Melatonin is known as the body clock hormone which regulates the sleep-wake phases of a person. In this research by Imperial College London scientists, it came to light that there is a link between the body clock hormone melatonin and type 2 diabetes.
As part of the analysis, almost 7,632 individuals were examined for the presence of MT2 gene, which is the receptor for melatonin. The scientists stumbled upon 40 variants related to type 2 diabetes, out of which 4 of the rare ones seemed to render the receptor incapable for melatonin response. In another set of 11,854 individuals, this link was affirmed.
Professor Philippe Froguel, from the School of Public Health at Imperial College London, who led the trial, remarked, “Blood sugar control is one of the many processes regulated by the body’s biological clock. This study adds to our understanding of how the gene that carries the blueprint for a key component in the clock can influence people’s risk of diabetes.”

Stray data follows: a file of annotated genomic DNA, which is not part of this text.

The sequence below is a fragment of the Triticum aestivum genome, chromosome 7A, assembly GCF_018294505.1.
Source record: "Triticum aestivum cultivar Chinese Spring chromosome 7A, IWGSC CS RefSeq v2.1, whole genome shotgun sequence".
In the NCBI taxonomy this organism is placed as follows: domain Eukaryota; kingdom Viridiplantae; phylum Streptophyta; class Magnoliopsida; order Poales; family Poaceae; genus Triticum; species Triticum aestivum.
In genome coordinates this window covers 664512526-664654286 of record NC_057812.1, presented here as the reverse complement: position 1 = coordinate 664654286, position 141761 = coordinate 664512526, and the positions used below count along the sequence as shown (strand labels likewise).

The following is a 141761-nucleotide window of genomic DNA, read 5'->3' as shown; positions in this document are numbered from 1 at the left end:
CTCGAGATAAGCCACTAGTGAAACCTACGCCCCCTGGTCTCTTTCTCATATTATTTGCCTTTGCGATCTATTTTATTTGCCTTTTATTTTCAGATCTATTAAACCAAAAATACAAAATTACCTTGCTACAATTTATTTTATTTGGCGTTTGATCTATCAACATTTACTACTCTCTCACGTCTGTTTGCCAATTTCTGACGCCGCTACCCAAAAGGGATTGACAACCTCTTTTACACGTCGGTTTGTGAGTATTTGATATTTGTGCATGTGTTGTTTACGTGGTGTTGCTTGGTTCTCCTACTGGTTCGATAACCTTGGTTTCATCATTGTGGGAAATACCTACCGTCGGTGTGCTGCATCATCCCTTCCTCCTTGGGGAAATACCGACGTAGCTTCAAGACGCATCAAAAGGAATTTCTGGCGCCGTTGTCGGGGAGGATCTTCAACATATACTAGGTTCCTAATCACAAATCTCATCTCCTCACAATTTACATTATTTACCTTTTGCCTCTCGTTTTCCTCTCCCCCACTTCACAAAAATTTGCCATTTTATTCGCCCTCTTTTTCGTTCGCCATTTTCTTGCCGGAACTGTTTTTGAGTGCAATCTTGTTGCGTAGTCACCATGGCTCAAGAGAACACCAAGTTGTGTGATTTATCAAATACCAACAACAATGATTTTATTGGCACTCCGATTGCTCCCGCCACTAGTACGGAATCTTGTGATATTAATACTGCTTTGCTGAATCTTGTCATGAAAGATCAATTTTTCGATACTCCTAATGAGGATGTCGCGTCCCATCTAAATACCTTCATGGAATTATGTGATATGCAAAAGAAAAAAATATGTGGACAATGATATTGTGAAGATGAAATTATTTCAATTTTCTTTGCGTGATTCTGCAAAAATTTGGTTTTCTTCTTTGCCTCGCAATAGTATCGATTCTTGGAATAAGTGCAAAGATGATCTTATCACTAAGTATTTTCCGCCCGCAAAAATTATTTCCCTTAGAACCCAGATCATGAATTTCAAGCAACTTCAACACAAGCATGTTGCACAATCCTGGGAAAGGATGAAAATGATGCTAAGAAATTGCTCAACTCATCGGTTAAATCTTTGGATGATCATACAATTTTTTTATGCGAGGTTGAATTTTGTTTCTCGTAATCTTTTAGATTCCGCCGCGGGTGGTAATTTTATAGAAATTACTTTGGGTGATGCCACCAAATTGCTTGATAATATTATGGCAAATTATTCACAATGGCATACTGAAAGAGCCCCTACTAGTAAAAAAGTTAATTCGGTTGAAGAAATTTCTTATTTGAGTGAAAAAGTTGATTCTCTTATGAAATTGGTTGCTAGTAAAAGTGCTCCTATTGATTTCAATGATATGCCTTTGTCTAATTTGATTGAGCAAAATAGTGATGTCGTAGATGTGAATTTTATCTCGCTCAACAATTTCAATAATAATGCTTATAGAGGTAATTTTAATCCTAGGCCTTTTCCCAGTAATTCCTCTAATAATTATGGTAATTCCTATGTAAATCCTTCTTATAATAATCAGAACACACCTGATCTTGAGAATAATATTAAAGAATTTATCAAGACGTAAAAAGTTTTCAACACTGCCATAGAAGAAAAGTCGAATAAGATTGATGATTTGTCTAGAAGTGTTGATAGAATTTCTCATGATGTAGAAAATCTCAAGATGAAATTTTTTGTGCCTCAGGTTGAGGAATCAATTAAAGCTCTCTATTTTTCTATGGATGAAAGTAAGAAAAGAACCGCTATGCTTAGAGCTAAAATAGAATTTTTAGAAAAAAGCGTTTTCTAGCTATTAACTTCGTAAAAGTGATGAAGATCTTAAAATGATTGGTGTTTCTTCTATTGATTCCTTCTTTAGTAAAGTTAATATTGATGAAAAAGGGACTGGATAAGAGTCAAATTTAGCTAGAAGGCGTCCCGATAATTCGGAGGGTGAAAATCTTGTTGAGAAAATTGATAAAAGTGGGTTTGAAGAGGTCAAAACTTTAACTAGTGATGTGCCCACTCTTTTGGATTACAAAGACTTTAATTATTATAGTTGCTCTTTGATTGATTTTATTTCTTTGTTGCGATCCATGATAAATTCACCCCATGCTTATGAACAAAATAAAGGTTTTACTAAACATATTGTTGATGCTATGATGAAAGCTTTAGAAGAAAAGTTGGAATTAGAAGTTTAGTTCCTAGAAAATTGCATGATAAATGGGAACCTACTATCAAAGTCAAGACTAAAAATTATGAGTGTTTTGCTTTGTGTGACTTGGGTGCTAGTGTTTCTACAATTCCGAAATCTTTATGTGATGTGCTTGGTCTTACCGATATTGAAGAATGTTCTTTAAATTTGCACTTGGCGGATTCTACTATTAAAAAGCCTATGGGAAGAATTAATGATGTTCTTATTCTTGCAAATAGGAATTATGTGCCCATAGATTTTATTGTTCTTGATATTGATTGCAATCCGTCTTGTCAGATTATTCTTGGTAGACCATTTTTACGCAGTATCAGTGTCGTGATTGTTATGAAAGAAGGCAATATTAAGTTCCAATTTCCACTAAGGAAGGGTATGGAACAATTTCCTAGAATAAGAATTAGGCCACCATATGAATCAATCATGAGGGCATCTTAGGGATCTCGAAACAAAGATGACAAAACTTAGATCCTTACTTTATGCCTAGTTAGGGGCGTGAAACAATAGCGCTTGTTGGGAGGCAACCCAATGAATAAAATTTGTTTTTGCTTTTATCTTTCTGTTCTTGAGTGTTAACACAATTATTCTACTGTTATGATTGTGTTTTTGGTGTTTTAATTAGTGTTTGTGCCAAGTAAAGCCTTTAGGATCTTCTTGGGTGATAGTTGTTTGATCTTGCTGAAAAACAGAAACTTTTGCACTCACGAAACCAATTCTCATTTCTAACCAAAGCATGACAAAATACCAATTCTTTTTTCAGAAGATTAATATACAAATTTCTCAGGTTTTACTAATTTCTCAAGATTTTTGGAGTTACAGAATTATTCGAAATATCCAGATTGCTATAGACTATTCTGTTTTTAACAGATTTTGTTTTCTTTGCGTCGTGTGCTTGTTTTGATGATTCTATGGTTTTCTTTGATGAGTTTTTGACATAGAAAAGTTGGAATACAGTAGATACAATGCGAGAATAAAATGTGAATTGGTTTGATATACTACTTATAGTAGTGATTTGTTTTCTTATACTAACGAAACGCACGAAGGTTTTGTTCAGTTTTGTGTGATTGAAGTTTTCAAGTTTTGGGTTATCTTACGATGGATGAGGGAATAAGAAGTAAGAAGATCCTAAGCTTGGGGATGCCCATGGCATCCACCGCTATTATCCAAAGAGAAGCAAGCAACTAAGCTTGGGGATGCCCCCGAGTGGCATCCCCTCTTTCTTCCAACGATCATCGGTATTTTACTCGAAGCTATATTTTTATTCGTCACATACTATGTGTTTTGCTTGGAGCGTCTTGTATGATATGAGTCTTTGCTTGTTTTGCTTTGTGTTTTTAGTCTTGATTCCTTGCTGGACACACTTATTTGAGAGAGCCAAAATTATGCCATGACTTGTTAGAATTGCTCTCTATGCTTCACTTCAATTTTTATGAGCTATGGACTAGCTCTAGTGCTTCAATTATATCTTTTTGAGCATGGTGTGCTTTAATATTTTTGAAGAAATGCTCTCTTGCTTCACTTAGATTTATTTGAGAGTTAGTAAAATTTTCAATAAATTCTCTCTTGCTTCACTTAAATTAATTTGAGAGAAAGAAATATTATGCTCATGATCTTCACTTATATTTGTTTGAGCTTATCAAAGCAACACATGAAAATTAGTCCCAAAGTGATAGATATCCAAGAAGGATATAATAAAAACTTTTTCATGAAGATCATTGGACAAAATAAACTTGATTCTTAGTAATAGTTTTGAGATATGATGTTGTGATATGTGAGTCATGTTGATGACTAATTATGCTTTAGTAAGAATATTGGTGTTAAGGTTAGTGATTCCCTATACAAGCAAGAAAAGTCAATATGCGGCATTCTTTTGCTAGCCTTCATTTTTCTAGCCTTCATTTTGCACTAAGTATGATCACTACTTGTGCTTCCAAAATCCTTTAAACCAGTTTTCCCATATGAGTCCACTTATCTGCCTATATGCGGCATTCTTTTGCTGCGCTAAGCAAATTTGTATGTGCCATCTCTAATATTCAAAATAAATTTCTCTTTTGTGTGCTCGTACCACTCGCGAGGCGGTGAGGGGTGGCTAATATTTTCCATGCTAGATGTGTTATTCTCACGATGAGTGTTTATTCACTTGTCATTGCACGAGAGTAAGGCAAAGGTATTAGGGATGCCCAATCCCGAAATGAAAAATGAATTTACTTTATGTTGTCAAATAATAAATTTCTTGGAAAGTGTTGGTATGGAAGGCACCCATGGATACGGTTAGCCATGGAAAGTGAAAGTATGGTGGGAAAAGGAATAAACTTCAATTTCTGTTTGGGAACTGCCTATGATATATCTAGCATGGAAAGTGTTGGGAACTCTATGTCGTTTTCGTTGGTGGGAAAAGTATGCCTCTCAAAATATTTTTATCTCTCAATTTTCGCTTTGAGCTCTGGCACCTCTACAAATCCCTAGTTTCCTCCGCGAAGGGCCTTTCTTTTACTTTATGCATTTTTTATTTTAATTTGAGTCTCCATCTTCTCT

Basically the results implied that individuals possessing any of the 4 rare variants of the MT2 gene could encounter a 6-fold rise in the risk for type 2 diabetes. Insulin is apparently regulated by melatonin, and therefore any abnormality in the MT2 gene may impede the association between the body clock receptor and insulin release. This process often leads to abnormal regulation of blood sugar.
The trial could help the team evaluate personal diabetes risk and may pave the path to personalized therapeutic options for the same. The revelations are consistent with researches which showed that people who work in night shifts or those with disoriented sleep continuously for 3 days are at higher risk for type 2 diabetes.
The report is published in the journal, Nature Genetics.